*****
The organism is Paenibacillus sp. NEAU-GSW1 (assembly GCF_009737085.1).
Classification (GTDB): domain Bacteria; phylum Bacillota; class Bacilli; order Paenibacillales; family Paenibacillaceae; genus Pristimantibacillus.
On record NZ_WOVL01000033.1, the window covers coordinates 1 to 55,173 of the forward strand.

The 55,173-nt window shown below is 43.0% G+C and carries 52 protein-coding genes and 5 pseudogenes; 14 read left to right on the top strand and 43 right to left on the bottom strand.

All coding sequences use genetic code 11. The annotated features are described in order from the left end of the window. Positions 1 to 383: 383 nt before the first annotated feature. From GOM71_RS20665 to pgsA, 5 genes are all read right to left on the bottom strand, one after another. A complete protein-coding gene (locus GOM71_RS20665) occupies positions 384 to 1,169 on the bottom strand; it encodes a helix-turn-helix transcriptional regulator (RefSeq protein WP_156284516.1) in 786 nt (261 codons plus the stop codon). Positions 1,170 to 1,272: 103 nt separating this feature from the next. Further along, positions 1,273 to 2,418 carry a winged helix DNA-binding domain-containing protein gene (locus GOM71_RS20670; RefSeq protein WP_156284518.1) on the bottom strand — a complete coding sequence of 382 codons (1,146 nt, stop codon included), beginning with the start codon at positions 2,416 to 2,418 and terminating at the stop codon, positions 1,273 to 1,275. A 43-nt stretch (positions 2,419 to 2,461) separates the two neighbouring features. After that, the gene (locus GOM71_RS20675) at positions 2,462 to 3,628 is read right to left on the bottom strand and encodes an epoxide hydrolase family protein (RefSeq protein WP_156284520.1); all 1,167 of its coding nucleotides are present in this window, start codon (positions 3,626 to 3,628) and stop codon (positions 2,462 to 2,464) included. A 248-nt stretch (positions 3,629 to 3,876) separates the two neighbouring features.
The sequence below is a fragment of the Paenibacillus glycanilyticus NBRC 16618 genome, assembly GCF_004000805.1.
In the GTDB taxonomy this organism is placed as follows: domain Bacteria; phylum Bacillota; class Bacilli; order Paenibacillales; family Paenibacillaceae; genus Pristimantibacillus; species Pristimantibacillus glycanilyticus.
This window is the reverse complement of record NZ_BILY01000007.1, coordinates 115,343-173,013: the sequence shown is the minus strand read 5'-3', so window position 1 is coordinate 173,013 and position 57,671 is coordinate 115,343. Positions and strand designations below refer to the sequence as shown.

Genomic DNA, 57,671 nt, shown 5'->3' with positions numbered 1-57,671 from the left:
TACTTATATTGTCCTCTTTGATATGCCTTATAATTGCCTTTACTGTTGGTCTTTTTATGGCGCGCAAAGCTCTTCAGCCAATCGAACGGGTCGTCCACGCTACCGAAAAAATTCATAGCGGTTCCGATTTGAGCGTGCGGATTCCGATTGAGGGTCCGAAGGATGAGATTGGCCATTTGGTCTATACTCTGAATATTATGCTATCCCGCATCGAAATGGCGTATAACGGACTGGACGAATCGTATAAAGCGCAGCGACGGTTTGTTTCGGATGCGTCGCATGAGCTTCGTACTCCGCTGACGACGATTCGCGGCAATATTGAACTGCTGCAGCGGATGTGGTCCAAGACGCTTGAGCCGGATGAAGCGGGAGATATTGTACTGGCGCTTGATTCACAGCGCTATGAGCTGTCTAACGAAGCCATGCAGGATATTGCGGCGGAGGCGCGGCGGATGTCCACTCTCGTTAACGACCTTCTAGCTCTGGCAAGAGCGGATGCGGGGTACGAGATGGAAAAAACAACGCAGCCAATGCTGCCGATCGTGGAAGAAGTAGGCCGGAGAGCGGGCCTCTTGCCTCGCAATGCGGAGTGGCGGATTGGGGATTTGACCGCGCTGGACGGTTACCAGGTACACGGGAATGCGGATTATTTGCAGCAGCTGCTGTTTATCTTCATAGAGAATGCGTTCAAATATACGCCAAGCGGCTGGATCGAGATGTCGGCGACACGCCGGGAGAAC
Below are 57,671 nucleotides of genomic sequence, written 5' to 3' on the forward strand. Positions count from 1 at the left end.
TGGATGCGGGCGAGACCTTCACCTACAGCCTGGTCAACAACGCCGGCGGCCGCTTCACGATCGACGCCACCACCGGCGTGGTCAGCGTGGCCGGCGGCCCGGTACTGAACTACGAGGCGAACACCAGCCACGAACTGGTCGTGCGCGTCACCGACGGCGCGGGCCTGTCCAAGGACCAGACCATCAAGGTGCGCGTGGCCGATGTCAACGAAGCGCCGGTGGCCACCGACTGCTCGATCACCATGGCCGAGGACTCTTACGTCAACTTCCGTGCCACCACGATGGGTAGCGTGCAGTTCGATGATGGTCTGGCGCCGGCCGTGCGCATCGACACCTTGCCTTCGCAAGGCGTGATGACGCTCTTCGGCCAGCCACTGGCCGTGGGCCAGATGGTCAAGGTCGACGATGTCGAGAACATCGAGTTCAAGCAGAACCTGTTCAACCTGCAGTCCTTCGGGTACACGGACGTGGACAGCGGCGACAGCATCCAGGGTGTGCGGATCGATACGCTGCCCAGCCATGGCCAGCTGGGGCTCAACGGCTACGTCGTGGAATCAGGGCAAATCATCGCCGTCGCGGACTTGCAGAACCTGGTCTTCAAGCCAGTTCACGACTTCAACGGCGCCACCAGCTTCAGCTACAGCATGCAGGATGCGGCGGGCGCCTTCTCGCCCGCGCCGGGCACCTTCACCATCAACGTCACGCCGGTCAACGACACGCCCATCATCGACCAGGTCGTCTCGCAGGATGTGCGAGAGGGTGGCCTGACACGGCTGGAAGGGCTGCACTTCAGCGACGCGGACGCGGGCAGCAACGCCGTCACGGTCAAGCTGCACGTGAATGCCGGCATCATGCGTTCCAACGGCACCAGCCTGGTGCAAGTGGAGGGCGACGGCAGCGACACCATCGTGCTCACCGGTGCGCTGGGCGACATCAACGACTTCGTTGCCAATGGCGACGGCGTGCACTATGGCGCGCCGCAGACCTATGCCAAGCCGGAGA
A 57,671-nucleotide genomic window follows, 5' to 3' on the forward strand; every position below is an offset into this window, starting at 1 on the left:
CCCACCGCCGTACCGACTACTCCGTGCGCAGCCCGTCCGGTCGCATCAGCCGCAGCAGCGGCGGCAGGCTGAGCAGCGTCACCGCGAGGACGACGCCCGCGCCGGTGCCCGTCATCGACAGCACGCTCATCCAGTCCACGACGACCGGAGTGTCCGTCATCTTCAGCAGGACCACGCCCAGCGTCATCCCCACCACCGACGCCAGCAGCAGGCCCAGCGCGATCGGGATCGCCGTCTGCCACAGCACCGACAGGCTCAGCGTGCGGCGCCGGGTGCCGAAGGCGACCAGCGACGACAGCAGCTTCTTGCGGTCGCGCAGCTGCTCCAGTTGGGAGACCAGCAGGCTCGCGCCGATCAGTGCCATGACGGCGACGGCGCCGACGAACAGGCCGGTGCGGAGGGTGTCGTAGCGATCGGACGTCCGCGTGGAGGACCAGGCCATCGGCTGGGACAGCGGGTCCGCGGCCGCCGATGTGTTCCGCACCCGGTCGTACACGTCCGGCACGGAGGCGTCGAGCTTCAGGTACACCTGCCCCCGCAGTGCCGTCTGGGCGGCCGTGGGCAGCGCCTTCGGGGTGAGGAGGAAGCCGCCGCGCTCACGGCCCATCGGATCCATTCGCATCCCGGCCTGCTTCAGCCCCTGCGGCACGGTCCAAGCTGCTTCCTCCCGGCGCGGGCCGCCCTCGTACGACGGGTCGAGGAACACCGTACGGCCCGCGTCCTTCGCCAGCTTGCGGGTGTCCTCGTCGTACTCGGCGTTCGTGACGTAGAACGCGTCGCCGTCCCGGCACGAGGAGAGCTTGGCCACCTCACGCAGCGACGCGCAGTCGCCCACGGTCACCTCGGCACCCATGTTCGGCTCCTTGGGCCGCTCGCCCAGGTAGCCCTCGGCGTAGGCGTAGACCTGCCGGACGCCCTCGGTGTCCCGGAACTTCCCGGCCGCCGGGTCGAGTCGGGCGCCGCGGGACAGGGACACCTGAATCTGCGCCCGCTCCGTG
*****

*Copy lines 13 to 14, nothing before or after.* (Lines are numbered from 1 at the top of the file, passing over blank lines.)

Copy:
A 57,671-nucleotide genomic window follows, 5' to 3' on the forward strand; every position below is an offset into this window, starting at 1 on the left:
CCCACCGCCGTACCGACTACTCCGTGCGCAGCCCGTCCGGTCGCATCAGCCGCAGCAGCGGCGGCAGGCTGAGCAGCGTCACCGCGAGGACGACGCCCGCGCCGGTGCCCGTCATCGACAGCACGCTCATCCAGTCCACGACGACCGGAGTGTCCGTCATCTTCAGCAGGACCACGCCCAGCGTCATCCCCACCACCGACGCCAGCAGCAGGCCCAGCGCGATCGGGATCGCCGTCTGCCACAGCACCGACAGGCTCAGCGTGCGGCGCCGGGTGCCGAAGGCGACCAGCGACGACAGCAGCTTCTTGCGGTCGCGCAGCTGCTCCAGTTGGGAGACCAGCAGGCTCGCGCCGATCAGTGCCATGACGGCGACGGCGCCGACGAACAGGCCGGTGCGGAGGGTGTCGTAGCGATCGGACGTCCGCGTGGAGGACCAGGCCATCGGCTGGGACAGCGGGTCCGCGGCCGCCGATGTGTTCCGCACCCGGTCGTACACGTCCGGCACGGAGGCGTCGAGCTTCAGGTACACCTGCCCCCGCAGTGCCGTCTGGGCGGCCGTGGGCAGCGCCTTCGGGGTGAGGAGGAAGCCGCCGCGCTCACGGCCCATCGGATCCATTCGCATCCCGGCCTGCTTCAGCCCCTGCGGCACGGTCCAAGCTGCTTCCTCCCGGCGCGGGCCGCCCTCGTACGACGGGTCGAGGAACACCGTACGGCCCGCGTCCTTCGCCAGCTTGCGGGTGTCCTCGTCGTACTCGGCGTTCGTGACGTAGAACGCGTCGCCGTCCCGGCACGAGGAGAGCTTGGCCACCTCACGCAGCGACGCGCAGTCGCCCACGGTCACCTCGGCACCCATGTTCGGCTCCTTGGGCCGCTCGCCCAGGTAGCCCTCGGCGTAGGCGTAGACCTGCCGGACGCCCTCGGTGTCCCGGAACTTCCCGGCCGCCGGGTCGAGTCGGGCGCCGCGGGACAGGGACACCTGAATCTGCGCCCGCTCCGTG